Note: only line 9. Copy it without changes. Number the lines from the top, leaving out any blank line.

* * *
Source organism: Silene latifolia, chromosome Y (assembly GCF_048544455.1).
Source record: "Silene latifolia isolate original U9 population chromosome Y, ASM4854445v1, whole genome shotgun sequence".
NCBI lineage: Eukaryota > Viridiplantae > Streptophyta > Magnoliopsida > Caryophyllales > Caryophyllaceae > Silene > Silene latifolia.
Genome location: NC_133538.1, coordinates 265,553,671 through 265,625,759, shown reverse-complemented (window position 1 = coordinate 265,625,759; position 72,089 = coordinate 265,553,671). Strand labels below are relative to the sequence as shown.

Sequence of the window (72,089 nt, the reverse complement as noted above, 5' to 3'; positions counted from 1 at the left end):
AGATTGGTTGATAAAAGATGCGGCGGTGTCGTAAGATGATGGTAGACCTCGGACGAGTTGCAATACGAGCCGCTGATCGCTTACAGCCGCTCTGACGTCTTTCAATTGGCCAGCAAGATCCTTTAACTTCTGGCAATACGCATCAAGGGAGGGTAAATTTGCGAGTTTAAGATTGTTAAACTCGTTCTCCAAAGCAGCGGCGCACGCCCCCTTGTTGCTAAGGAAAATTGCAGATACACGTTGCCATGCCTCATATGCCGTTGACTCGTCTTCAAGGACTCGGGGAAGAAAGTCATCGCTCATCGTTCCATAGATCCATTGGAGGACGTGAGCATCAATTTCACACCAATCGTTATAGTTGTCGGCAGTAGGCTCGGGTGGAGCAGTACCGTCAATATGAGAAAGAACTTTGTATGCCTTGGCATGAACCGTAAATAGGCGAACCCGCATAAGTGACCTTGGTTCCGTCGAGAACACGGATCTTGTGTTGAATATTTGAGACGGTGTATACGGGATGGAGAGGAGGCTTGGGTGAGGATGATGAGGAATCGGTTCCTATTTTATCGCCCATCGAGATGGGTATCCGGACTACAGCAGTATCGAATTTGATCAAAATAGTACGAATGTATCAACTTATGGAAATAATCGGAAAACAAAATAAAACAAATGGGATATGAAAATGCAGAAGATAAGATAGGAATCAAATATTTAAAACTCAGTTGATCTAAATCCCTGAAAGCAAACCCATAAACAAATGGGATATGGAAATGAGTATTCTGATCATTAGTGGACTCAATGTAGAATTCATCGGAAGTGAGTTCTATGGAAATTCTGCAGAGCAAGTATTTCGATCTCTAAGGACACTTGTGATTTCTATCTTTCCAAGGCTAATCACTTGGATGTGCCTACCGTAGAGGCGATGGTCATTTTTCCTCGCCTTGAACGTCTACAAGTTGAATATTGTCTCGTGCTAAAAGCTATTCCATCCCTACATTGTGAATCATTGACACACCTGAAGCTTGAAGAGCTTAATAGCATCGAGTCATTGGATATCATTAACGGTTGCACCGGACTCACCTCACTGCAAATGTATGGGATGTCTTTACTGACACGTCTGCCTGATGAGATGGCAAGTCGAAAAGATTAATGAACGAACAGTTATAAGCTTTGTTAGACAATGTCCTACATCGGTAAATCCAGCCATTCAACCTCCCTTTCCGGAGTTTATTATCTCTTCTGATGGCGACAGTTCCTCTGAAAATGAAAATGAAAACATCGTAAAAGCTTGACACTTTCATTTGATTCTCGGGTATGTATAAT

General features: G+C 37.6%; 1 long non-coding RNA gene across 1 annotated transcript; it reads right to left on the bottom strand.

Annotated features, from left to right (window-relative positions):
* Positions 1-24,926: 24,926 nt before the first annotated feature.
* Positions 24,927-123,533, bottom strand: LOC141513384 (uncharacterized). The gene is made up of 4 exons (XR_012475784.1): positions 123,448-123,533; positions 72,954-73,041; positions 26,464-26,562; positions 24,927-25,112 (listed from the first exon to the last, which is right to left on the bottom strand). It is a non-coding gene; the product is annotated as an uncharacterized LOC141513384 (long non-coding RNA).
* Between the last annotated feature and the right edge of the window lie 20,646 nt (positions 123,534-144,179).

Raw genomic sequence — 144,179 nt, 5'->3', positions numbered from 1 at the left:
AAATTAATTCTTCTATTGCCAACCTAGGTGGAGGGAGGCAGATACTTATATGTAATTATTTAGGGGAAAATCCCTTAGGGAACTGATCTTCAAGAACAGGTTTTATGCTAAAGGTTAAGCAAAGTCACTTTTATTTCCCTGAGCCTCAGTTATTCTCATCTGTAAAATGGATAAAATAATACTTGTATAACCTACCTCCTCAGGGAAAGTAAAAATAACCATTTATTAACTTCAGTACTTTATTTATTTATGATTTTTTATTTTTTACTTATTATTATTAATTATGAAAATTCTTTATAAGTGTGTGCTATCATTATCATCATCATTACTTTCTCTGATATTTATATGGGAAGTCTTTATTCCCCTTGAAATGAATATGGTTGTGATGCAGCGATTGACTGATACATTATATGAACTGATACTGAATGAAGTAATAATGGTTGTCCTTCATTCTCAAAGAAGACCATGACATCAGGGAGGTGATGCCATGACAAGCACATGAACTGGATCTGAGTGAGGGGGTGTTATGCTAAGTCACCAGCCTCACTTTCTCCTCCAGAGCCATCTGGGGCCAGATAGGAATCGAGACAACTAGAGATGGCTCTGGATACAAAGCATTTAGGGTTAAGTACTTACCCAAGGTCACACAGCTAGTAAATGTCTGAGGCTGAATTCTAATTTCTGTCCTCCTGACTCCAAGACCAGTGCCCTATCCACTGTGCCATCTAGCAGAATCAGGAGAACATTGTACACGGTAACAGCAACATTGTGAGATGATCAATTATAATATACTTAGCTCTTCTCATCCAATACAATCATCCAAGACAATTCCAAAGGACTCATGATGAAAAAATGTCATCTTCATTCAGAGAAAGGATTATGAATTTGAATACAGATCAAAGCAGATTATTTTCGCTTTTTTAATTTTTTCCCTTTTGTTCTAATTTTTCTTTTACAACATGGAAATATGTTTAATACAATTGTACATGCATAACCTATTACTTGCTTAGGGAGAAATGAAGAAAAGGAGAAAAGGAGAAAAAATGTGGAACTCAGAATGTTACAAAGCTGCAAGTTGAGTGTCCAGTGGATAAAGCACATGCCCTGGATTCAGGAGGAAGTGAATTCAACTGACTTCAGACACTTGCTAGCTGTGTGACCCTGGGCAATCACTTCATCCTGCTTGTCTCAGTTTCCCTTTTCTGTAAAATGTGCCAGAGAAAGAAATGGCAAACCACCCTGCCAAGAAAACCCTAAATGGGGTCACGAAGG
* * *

* Positions 1-24,926: 24,926 nt before the first annotated feature.